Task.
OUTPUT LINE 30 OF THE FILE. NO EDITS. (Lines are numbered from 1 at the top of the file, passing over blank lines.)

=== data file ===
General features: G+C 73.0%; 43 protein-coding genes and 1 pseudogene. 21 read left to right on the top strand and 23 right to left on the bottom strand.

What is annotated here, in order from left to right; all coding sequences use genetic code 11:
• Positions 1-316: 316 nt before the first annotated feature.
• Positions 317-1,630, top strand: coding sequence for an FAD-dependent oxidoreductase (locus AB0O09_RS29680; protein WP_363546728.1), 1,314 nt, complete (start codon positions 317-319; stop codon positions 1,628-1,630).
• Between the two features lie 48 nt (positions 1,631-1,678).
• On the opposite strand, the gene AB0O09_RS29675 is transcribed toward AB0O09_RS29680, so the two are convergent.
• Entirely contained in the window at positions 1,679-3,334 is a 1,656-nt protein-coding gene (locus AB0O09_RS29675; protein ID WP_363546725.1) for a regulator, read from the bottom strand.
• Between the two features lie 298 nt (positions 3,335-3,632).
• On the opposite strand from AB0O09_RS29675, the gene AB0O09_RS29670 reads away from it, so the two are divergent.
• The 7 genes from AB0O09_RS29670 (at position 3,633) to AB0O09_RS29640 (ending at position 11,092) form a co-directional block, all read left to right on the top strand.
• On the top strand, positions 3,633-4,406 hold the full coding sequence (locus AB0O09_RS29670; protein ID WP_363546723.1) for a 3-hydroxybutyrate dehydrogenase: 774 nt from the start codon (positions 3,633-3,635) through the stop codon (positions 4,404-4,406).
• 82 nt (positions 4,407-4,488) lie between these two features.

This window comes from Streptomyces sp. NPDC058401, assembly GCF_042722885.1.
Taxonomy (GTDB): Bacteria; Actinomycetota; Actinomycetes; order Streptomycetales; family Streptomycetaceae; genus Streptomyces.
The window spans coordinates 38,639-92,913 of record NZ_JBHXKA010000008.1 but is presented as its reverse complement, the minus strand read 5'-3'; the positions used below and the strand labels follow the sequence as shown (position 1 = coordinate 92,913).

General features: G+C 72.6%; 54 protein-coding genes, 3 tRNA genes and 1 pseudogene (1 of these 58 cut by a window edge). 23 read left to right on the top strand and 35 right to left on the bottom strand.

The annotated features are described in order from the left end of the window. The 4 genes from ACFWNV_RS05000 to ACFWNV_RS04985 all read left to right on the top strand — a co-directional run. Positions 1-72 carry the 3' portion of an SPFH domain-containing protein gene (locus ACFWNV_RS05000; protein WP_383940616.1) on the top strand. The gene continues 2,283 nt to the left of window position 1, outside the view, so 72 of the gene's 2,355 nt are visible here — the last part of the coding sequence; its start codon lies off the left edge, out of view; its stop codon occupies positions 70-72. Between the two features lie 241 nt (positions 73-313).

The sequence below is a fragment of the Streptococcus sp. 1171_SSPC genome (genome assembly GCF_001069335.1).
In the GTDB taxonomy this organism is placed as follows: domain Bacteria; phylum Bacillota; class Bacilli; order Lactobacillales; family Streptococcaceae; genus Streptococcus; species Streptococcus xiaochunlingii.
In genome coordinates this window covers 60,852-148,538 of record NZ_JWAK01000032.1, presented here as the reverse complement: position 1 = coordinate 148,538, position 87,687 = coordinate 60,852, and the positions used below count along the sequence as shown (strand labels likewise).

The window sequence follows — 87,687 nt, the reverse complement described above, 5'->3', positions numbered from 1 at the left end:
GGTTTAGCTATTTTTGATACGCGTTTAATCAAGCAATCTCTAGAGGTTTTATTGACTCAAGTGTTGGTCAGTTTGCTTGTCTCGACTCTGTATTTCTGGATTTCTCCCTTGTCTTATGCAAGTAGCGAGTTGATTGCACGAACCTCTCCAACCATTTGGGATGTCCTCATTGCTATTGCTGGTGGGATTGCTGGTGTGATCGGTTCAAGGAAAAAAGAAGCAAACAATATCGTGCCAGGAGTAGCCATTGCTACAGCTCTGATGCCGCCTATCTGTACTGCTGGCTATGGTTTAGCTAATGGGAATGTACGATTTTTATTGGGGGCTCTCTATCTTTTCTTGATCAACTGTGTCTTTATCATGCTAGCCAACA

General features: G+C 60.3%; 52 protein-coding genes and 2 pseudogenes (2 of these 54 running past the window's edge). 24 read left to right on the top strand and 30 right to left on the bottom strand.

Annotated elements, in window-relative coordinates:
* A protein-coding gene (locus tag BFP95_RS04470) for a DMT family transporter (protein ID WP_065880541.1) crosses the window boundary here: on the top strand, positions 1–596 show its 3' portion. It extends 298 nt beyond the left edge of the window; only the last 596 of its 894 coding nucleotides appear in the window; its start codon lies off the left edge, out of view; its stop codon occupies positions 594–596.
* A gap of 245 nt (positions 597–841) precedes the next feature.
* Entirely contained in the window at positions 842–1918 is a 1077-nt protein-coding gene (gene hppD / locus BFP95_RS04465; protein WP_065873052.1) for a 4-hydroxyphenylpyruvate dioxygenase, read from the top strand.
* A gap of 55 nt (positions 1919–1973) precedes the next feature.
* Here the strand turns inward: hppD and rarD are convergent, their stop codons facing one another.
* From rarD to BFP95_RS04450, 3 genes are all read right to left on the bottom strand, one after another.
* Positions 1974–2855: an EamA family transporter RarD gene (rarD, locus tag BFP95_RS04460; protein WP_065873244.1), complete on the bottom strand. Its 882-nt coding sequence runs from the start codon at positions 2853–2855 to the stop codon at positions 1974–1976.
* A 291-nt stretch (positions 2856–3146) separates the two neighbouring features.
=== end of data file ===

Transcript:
* From rarD to BFP95_RS04450, 3 genes are all read right to left on the bottom strand, one after another.